Cover photo credit: Thomas G. Barnes, USDA-NRCS PLANTS Database



“ Extirpated ” means the species lives somewhere in the world, and at one time lived in the wild in Ontario, but no longer lives in the wild in Ontario.

Date added to the Species at Risk in Ontario List

The Spring Blue-eyed Mary was already listed as extirpated when the Endangered Species Act took effect in 2008.

What it looks like

Spring Blue-eyed Mary belongs to the snapdragon family. It reaches 20 to 40 centimetres tall. The leaves are opposite, simple, mostly stalkless and lacking teeth or with only a few along the edges. The blossom typically consists of whorls of four to six flowers. Flowers have five lobes, the upper ones white to pale blue, the lower bright blue. This plant is a winter annual, so-called because seeds germinate in the fall and seedlings grow for a month or two, spend winter dormant, and resume growing in late winter and flower by late May.

Where it lives

Spring Blue-eyed Mary is usually found in open woodland within floodplains. It prefers moist rich soils and is often associated with Sugar Maple and White Oak trees.

Where it’s been found in Ontario

In Canada, this plant was reported from open woods in Middlesex, Oxford and Elgin counties in southwestern Ontario. Although it may still exist there, it has not been reported since 1954.

Spring Blue-eyed Mary is found throughout the eastern and midwestern United States, ranging from Pennsylvania west to Iowa, Missouri and Oklahoma, and south to Arkansas, northern Mississippi and western Virginia.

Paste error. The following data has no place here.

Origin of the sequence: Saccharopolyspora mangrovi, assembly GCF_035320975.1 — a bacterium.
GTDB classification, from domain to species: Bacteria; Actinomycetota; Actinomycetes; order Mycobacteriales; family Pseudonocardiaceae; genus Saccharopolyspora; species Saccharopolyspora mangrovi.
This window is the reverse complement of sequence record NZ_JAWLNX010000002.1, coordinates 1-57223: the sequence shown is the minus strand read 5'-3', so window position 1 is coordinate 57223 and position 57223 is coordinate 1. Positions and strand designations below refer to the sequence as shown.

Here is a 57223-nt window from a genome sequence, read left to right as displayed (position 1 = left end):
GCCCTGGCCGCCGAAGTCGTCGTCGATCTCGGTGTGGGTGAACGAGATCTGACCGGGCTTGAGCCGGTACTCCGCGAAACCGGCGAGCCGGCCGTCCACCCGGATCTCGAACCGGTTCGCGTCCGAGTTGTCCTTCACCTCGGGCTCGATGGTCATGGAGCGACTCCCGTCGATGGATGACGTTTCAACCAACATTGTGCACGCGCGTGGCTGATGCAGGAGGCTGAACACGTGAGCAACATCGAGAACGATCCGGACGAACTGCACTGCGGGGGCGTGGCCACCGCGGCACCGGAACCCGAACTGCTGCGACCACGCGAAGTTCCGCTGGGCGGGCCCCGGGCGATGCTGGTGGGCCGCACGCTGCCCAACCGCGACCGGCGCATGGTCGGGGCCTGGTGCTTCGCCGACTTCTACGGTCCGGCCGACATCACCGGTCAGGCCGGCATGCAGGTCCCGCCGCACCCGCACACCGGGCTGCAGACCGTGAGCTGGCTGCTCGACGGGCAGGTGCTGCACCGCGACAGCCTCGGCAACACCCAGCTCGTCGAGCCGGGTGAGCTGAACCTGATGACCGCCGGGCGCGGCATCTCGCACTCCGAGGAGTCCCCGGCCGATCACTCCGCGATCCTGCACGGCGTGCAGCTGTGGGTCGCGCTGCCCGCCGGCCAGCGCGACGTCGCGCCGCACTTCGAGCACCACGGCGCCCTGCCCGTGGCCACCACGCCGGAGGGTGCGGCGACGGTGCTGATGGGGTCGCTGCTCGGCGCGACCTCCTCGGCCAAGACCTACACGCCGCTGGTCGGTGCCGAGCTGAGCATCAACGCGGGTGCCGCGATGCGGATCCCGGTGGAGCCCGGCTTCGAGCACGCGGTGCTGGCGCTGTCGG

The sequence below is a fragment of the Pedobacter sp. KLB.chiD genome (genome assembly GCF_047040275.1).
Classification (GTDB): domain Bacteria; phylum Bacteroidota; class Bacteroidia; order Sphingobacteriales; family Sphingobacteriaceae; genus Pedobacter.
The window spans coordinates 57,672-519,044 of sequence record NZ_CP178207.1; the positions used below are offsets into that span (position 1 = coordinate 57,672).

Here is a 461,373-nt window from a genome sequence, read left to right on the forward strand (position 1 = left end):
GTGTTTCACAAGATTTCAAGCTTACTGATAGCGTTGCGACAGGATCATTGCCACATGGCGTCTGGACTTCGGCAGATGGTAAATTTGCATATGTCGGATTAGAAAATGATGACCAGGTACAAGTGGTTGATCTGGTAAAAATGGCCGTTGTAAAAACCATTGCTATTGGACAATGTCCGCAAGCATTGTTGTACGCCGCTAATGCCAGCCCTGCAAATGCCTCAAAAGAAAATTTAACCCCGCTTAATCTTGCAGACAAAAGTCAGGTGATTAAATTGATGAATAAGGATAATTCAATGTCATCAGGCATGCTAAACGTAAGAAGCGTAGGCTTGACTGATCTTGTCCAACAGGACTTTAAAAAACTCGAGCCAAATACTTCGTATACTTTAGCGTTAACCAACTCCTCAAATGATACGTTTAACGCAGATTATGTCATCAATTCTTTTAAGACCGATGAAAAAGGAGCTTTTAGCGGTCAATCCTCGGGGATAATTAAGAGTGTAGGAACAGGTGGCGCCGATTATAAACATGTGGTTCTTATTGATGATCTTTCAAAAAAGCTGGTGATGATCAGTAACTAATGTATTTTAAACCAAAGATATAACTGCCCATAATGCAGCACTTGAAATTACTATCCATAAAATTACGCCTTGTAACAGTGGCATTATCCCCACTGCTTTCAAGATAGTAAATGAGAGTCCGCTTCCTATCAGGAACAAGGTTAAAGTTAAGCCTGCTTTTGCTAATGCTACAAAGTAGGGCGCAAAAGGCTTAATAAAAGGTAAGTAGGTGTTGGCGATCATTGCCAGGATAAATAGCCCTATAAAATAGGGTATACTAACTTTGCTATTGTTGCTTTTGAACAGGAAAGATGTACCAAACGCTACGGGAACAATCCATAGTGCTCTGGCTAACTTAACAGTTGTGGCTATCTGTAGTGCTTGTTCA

Why it disappeared from Ontario

The historical sites for Spring Blue-eyed Mary in Ontario were logged. This is believed to have resulted in the loss of this species from the province.

Action we are taking

Extirpated species and their habitat are protected if the species are again found in Ontario.

Help make sure we don’t lose more endangered species in Ontario

  • the Ministry of Natural Resources and Forestry tracks species at risk such as the Illinois Tick-trefoil; you can use a handy online form to report your sightings to the Natural Heritage Information Centre; photographs with specific locations or mapping coordinates are always helpful
  • report any illegal activity related to plants and wildlife to 1-877-TIPS-MNR (847-7667)
  • private land owners have an important role to play in species recovery; you may be eligible for stewardship programs that support the protection and recovery of species at risk and their habitats
  • the Carolinian forests of southern Ontario support an amazing diversity of plants and wildlife, including many species at risk; Carolinian Canada is working to help recover species at risk and their habitats; for more information, visit:
  • pollinators, such as bees, are in steep decline across the globe and they play a key role in the survival of many of Ontario’s rare plants; for information on how you can help scientists monitor pollinator populations in Ontario visit:
  • volunteer with a local nature club or provincial park to participate in surveys or stewardship work focused on species at risk

Quick facts

  • Spring Blue-eyed Mary looks very similar to the Violet Blue-eyed Mary (Collinsia violacea), a more southern species
  • the plant’s flowers are pollinated by bees, butterflies and flies; the seeds lie dormant through the heat of summer and germinate once temperatures cool down in fall